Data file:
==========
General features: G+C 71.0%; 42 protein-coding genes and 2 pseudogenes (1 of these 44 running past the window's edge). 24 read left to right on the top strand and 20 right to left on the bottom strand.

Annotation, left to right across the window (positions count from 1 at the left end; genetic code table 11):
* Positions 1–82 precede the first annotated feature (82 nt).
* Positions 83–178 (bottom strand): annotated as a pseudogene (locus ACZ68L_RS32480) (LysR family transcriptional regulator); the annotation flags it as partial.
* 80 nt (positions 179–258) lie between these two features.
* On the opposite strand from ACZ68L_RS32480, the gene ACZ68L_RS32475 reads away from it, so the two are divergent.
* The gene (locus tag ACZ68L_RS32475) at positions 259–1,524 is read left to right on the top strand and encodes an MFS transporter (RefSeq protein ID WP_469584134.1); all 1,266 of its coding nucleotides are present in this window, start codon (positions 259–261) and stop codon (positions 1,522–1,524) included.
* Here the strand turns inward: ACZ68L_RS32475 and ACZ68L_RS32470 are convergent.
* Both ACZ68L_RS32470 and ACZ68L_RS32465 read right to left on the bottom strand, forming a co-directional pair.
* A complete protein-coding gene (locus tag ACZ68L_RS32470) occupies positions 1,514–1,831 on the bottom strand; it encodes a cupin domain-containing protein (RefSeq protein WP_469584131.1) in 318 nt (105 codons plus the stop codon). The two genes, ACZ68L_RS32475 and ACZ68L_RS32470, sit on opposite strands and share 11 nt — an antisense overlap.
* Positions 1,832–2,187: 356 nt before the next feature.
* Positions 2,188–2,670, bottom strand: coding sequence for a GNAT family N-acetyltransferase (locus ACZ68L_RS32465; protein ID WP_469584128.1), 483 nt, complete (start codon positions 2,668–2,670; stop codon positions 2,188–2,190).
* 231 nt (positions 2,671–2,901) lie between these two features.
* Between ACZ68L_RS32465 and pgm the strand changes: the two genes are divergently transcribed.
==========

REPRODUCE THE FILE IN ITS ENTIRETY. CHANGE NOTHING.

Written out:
General features: G+C 71.0%; 42 protein-coding genes and 2 pseudogenes (1 of these 44 running past the window's edge). 24 read left to right on the top strand and 20 right to left on the bottom strand.

Annotation, left to right across the window (positions count from 1 at the left end; genetic code table 11):
* Positions 1–82 precede the first annotated feature (82 nt).
* Positions 83–178 (bottom strand): annotated as a pseudogene (locus ACZ68L_RS32480) (LysR family transcriptional regulator); the annotation flags it as partial.
* 80 nt (positions 179–258) lie between these two features.
* On the opposite strand from ACZ68L_RS32480, the gene ACZ68L_RS32475 reads away from it, so the two are divergent.
* The gene (locus tag ACZ68L_RS32475) at positions 259–1,524 is read left to right on the top strand and encodes an MFS transporter (RefSeq protein ID WP_469584134.1); all 1,266 of its coding nucleotides are present in this window, start codon (positions 259–261) and stop codon (positions 1,522–1,524) included.
* Here the strand turns inward: ACZ68L_RS32475 and ACZ68L_RS32470 are convergent.
* Both ACZ68L_RS32470 and ACZ68L_RS32465 read right to left on the bottom strand, forming a co-directional pair.
* A complete protein-coding gene (locus tag ACZ68L_RS32470) occupies positions 1,514–1,831 on the bottom strand; it encodes a cupin domain-containing protein (RefSeq protein WP_469584131.1) in 318 nt (105 codons plus the stop codon). The two genes, ACZ68L_RS32475 and ACZ68L_RS32470, sit on opposite strands and share 11 nt — an antisense overlap.
* Positions 1,832–2,187: 356 nt before the next feature.
* Positions 2,188–2,670, bottom strand: coding sequence for a GNAT family N-acetyltransferase (locus ACZ68L_RS32465; protein ID WP_469584128.1), 483 nt, complete (start codon positions 2,668–2,670; stop codon positions 2,188–2,190).
* 231 nt (positions 2,671–2,901) lie between these two features.
* Between ACZ68L_RS32465 and pgm the strand changes: the two genes are divergently transcribed.